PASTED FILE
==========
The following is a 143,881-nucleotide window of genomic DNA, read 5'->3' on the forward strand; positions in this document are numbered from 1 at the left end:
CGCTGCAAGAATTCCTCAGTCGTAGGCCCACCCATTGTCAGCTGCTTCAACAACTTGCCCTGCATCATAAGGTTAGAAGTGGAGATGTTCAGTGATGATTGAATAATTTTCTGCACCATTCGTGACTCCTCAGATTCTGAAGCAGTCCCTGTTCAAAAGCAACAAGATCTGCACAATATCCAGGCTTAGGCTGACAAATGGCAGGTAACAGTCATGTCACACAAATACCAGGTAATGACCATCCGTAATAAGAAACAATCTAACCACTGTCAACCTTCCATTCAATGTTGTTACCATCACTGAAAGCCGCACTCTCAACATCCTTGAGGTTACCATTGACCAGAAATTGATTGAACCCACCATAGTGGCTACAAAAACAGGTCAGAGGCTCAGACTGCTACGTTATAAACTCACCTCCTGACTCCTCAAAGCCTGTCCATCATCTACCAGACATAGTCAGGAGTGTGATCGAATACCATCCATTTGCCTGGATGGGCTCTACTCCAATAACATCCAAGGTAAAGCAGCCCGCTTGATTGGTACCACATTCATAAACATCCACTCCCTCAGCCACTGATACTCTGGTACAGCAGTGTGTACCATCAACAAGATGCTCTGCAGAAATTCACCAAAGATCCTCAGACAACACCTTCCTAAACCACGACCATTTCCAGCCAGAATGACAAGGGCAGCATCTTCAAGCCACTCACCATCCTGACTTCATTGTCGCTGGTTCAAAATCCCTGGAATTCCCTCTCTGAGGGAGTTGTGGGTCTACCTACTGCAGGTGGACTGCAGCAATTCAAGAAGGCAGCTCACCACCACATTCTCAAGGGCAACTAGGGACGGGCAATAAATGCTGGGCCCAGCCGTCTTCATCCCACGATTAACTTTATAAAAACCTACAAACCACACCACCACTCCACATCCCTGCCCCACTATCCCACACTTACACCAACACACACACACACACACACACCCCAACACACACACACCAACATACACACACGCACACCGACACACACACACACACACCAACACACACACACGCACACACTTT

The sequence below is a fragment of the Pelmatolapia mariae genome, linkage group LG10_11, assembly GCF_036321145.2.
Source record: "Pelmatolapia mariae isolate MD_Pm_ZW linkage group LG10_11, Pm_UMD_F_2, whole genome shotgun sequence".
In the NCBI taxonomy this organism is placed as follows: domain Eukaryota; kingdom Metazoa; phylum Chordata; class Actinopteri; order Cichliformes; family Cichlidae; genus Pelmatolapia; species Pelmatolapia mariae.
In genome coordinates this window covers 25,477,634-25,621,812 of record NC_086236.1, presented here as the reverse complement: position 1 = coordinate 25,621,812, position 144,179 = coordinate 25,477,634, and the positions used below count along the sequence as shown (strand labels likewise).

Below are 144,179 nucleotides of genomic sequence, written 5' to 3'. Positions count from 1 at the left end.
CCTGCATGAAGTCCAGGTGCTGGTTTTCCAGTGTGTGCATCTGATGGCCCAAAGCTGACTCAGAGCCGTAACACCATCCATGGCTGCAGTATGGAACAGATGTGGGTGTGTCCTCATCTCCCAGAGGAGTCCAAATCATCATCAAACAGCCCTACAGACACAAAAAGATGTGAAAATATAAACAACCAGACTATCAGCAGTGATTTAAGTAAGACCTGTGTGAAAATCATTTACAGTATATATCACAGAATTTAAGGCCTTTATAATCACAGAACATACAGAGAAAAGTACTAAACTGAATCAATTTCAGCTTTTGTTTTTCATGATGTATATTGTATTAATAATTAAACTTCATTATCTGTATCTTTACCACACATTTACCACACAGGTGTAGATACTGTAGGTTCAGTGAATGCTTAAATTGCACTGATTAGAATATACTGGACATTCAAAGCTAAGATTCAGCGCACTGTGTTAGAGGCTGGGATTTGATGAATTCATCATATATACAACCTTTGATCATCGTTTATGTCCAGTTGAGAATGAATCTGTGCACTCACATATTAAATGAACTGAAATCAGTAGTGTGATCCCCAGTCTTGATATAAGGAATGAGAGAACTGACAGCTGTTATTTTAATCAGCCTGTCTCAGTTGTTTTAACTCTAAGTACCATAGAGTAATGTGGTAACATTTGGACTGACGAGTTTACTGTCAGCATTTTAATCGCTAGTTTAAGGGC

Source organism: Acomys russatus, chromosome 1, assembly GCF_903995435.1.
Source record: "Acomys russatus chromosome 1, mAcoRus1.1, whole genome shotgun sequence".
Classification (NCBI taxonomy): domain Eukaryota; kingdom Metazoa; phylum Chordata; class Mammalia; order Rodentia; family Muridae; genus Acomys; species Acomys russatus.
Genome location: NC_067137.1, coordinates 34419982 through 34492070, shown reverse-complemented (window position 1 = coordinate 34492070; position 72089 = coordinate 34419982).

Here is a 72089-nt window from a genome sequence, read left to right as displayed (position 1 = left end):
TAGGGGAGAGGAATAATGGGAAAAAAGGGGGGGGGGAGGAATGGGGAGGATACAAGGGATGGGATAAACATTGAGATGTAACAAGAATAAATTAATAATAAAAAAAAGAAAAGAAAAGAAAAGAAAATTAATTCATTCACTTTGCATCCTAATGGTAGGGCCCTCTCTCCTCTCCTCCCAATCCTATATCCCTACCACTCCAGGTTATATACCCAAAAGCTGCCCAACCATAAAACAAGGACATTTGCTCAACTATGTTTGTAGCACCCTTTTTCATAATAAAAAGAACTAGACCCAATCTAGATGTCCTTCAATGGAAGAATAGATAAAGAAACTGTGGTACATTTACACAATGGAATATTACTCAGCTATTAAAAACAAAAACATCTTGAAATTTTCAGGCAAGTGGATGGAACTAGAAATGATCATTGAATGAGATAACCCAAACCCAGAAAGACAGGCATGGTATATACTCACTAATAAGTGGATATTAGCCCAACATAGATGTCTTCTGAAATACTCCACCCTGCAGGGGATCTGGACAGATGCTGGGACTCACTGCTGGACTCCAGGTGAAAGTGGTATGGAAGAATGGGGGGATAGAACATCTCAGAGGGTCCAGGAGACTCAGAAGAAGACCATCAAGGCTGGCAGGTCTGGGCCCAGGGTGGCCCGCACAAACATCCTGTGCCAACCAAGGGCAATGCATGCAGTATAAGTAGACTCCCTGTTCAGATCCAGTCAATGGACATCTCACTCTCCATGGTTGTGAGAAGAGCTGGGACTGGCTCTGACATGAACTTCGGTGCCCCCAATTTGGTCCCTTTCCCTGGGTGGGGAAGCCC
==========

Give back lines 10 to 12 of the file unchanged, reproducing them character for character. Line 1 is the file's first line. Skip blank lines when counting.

Source record: "Acomys russatus chromosome 1, mAcoRus1.1, whole genome shotgun sequence".
Classification (NCBI taxonomy): domain Eukaryota; kingdom Metazoa; phylum Chordata; class Mammalia; order Rodentia; family Muridae; genus Acomys; species Acomys russatus.
Genome location: NC_067137.1, coordinates 34419982 through 34492070, shown reverse-complemented (window position 1 = coordinate 34492070; position 72089 = coordinate 34419982).